Wall Street was set to rise at the open yesterday, after data showed consumer prices did not overheat in November, quelling inflation worries ahead of a statement from the Federal Reserve that will be scrutinised for clues on the state of the world’s largest economy.
The Labor Department said the Consumer Price Index rose 0.4 per cent on a seasonally adjusted basis after an unrevised 0.3 per cent gain in October.
“This could be a little bit of a relief since we’ve seen some inflationary numbers lately,” said John Massey, portfolio manager at AIG SunAmerica Asset Management in Jersey City.
On Tuesday, the government said US producer prices jumped a surprising 1.8 per cent last month, and industrial output rose firmly, sparking inflation jitters in financial markets.
Separately, data showed last night that housing starts rose to a seasonally adjusted annual rate of 574,000 units in November at the fastest rate since May, and building permits increased at their fastest clip since November 2008.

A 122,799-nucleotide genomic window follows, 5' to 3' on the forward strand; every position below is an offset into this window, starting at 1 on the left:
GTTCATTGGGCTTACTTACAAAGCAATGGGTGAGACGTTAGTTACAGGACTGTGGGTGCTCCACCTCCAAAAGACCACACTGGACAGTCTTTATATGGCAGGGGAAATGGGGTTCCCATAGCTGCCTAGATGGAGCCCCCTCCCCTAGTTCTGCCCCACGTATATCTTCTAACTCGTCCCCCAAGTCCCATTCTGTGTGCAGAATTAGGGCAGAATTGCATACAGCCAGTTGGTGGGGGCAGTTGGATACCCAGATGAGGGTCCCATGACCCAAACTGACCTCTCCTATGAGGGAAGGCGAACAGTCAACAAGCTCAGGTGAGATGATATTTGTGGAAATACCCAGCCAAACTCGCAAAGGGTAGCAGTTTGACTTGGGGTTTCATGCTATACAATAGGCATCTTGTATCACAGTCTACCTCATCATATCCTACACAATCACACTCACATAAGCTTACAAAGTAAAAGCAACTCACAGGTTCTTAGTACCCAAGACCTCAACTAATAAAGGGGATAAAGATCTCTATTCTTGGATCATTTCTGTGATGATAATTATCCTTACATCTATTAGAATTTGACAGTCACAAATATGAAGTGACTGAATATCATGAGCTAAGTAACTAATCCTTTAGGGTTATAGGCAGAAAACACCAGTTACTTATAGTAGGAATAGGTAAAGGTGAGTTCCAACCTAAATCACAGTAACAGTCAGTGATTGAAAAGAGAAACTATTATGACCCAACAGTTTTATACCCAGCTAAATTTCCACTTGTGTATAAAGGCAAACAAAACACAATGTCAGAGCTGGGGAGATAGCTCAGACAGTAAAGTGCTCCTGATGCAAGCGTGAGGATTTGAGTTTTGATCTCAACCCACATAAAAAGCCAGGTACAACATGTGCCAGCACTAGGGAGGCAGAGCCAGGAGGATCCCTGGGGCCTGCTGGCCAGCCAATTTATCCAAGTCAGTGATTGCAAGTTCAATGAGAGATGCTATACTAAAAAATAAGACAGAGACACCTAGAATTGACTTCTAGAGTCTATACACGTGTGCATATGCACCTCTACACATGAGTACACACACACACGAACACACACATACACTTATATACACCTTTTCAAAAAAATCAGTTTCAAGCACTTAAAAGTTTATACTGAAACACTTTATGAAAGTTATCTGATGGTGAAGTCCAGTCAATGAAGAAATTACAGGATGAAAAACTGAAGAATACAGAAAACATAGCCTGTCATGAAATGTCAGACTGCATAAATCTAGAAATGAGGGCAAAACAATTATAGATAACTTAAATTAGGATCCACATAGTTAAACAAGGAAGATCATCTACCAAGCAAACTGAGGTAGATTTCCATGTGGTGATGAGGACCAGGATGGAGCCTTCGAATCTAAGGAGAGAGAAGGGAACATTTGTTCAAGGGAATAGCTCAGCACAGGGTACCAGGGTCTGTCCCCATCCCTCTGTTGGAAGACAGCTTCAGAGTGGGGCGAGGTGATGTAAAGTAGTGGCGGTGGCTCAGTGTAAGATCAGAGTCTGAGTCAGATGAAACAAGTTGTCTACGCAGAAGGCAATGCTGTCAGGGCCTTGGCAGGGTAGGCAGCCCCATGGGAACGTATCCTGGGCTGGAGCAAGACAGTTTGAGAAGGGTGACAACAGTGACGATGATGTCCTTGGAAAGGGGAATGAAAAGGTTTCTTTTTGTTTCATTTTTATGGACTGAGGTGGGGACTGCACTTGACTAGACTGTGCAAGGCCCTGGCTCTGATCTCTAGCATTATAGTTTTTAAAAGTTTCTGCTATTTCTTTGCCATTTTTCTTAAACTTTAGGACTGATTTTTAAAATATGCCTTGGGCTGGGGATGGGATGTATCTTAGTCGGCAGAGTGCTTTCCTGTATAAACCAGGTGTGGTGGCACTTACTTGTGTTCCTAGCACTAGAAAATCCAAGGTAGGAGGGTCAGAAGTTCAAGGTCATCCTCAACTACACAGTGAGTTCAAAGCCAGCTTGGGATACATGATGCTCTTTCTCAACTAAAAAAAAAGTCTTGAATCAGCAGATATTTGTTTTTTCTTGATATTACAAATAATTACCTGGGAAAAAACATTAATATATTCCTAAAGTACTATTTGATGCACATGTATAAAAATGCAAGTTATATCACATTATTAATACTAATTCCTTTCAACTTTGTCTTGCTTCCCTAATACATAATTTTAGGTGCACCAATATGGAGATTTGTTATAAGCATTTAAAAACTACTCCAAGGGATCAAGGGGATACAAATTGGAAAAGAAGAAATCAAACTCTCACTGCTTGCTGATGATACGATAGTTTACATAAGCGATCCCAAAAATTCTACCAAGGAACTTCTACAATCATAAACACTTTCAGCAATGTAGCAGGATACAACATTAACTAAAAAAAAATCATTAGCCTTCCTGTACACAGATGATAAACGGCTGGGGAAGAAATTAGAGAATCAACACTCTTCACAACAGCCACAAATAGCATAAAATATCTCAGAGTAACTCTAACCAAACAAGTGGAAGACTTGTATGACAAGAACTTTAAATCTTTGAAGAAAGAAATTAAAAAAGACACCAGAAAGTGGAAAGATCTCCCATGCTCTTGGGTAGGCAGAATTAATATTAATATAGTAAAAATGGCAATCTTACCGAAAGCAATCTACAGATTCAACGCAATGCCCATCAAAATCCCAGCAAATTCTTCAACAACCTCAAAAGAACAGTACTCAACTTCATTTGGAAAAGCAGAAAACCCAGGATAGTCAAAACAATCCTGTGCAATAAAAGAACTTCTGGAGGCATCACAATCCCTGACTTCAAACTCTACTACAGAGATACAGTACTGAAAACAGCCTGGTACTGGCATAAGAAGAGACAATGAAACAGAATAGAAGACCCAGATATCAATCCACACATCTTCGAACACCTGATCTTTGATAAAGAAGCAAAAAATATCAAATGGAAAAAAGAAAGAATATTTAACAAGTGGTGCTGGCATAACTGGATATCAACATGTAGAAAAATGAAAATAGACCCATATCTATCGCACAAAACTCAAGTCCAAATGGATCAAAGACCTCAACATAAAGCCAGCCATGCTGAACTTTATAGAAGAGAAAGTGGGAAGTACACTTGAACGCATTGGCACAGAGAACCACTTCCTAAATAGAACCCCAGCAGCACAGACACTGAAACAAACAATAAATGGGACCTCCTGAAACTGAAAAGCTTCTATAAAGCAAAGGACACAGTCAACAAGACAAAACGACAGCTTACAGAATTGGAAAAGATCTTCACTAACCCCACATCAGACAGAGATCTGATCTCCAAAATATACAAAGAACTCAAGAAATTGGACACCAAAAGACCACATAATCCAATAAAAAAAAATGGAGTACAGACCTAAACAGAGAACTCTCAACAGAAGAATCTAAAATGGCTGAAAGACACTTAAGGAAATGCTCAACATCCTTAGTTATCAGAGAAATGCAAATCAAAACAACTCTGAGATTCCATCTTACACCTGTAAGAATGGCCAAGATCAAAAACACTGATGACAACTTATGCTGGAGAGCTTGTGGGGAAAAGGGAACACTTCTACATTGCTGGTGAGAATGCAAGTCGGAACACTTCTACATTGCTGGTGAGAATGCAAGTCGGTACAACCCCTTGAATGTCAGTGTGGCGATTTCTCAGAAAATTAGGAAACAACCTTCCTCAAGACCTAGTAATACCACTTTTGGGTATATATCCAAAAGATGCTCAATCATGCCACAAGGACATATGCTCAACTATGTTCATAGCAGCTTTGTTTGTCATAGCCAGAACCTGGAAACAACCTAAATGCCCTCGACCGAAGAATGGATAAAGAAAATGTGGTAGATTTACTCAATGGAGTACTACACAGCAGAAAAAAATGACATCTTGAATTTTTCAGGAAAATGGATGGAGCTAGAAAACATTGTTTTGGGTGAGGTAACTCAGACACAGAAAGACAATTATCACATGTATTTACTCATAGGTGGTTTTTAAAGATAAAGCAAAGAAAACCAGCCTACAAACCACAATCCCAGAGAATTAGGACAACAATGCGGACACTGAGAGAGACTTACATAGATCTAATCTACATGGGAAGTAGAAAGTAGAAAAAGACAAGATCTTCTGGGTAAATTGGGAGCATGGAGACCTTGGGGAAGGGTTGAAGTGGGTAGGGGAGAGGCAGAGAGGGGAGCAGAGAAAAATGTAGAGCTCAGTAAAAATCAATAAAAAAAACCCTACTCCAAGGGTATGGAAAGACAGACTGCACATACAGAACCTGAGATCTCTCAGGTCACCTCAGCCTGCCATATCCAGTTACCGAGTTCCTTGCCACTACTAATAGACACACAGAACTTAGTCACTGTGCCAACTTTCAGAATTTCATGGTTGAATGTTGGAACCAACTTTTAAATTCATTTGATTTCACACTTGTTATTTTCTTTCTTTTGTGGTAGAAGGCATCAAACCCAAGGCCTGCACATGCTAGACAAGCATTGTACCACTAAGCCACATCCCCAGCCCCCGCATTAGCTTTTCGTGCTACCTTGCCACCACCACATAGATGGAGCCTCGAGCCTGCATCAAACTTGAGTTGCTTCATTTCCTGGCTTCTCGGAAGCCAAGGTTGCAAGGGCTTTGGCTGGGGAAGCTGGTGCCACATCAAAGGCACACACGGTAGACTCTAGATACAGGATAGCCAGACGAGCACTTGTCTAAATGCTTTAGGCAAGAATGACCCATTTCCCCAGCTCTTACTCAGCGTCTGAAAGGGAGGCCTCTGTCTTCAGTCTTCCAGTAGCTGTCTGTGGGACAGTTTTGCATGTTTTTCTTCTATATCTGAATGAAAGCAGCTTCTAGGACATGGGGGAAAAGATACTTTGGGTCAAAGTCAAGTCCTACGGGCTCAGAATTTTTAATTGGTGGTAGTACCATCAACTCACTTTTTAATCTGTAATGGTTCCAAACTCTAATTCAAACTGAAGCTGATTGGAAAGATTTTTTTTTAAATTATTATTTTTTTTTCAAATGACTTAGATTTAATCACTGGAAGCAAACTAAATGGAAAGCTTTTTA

The Federal Open Market Committee will end a two-day policy-setting meeting later last night that it is likely to show central bank officials are more upbeat about the economy, but not enough to tighten loose borrowing costs that have encouraged risk-taking, economists say.
“I expect more of the same from today’s Fed comments,” Massey said. “I think they’ll talk up continued low interest rates and economic healing. I don’t think expect them to change their tune,” he added.
S&P 500 futures rose 4.2 points and were above fair value, a formula that evaluates pricing by taking into account interest rates, dividends and time to expiration on the contract. Dow Jones industrial average futures gained 42 points and Nasdaq added nine points.
Shares of Citigroup dropped 2.6 per cent to $3.36 after the bell last night after CNBC reported that the bank’s equity offering priced at $3.15 a share.